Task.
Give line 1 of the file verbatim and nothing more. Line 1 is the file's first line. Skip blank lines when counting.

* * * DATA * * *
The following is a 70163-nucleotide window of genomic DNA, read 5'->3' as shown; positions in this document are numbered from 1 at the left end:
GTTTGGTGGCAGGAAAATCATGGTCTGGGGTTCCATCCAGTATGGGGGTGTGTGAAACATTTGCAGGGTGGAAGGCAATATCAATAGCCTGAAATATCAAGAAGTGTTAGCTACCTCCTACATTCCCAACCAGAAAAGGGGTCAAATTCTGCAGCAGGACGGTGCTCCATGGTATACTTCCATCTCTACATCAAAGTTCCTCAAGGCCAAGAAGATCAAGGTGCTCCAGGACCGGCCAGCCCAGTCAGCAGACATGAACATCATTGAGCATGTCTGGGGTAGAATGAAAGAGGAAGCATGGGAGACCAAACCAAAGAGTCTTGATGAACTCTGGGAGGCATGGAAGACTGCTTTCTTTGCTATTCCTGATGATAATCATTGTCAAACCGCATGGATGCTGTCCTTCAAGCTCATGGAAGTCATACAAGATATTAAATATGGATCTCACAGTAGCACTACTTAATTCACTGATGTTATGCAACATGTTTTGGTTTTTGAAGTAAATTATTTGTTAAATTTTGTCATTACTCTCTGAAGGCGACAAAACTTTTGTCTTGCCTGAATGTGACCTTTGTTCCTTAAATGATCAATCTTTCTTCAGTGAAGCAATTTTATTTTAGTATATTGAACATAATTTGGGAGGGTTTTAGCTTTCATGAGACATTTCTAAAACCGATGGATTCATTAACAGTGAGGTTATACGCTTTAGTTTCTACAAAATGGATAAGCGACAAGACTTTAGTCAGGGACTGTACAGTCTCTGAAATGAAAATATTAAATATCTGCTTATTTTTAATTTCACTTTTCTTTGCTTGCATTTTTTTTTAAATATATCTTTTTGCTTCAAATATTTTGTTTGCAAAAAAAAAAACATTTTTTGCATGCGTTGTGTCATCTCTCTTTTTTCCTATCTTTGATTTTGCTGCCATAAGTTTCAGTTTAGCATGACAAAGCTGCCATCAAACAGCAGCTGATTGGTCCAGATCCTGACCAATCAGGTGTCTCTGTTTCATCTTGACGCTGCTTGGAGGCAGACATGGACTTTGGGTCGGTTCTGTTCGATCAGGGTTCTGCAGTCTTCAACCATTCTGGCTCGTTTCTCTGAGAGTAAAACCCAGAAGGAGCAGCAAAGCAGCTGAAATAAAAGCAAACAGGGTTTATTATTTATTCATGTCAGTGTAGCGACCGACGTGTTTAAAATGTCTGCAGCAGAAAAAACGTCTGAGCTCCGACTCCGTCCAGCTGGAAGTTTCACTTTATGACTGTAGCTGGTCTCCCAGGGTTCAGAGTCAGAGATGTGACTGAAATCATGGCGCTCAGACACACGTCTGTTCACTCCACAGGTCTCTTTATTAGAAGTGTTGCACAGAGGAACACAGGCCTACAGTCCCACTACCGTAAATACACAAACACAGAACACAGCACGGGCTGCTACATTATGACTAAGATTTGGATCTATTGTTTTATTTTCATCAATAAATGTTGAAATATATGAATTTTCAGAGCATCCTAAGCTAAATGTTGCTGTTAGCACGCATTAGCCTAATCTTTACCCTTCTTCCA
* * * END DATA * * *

The following is a 70163-nucleotide window of genomic DNA, read 5'->3' as shown; positions in this document are numbered from 1 at the left end: